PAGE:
Colorado Boulevard would also experience delays. For example, the intersection at Eagle Rock Boulevard would be downgraded from a D to an F grade. However, the report also predicts some improvement along Colorado, with bike lanes leading to minor decreases in stop times at Broadway and the SR-134 Ramp.

    Data in Dispute

    Mark Vallianatos, a professor of law and director of the Urban & Environmental Policy Institute at Occidental College, said that the data provided by LADOT appeared to be flawed in at least two instances in the EIR’s “Transportation, Traffic, and Safety” section.

    “They’ve clearly made some mistakes on two intersections on Colorado,” said Vallianatos, pointing out that that the average delay during peak rush hour in the evenings on Colorado and Sierra Villa Drive (near Eagle Rock Plaza) is 246.6 seconds (4.11 minutes), and the delay on the Colorado-Eagle Rock Boulevard intersection is even higher: 264.4 seconds (4.40 minutes). The figures Vallianatos refers to are in bold above.

    “To me that’s clearly an error because you don’t have to go through four lights to go through Eagle Rock and Colorado,” said Vallianatos. “It’s just incomprehensible. We think they messed up and moved up a decimal point.”

    In fact, two hours after Vallianatos received a stakeholders’ copy of the draft EIR from the Department of City Planning on Jan. 17, the professor e-mailed David J. Somers, of the department’s Policy Planning and Historic Resources Division.

    “Is there is an error in table 4.5-2 for Eagle Rock Blvd. and Sierra Villa Drive in the PM peak hours?” Vallianatos asked Somers, according to the e-mail correspondence that the professor forwarded to Patch.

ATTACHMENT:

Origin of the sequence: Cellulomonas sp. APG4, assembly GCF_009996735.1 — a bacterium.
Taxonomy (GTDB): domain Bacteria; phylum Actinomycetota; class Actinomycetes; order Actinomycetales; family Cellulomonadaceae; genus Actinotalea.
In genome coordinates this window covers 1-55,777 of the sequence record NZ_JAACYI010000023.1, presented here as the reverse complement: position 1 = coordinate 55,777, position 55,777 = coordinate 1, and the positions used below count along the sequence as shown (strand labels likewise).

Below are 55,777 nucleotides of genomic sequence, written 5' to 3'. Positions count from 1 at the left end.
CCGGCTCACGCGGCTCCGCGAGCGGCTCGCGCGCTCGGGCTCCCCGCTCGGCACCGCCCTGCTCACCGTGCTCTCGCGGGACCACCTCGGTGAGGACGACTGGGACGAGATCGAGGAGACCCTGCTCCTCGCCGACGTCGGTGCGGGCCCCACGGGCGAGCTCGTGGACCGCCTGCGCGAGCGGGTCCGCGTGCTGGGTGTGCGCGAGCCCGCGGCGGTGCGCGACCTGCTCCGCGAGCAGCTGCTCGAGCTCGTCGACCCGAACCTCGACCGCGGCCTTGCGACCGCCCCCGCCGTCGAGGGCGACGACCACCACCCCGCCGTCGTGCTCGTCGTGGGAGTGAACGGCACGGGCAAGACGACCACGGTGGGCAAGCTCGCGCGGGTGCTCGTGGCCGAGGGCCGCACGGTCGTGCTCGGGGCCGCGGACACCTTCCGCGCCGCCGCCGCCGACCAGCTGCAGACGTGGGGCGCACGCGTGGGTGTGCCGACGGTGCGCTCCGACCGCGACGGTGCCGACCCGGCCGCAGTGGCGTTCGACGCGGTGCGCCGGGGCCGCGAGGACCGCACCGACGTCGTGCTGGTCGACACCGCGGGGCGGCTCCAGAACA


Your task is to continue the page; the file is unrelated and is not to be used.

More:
“The stated delays of 246 and 264 seconds are ten times higher than the rest of Colorado Blvd. delays and almost ten times higher than the AM peak delays for those intersections,” Vallianatos added in his e-mail. “They also do not make sense based on experience driving on Colorado for more than a decade. Perhaps the figures are supposed to be 24.6 seconds and 26.4 seconds?”

    Although Vallianatos has not heard back from Somers, the professor said that Jeff Jacoberger, a consultant with Eagle Rock’s Take Back the Boulevard initiative, has been in touch with the Department of City Planning to see if it can “clarify the figures because they seem to suggest that Colorado is more horrendously backed up than many places in West L.A., which is not the case.”

    What the Data Means for Locals

    Just what the increased traffic delays along North Figueroa's and Colorado's major intersections will mean for local commuters and business owners is still very much up for debate among bicycle advocates and local proprietors.

    Richard Risemberg, a Los Angeles based cycling advocate and the proprietor of Bicycle Fixation, said that many residents favor slower traffic on their streets.

    "Residents and business usually want traffic to go slower on their streets," Risemberg said. "It creates less noise, it creates less pollution unless it's stop and go. It allows for more possibility to see something interesting and pull over."

    He added that the increased traffic time would serve to slow down drivers who use North Figueroa Street and Colorado Boulevard as a thoroughfare to destinations outside of the neighborhoods.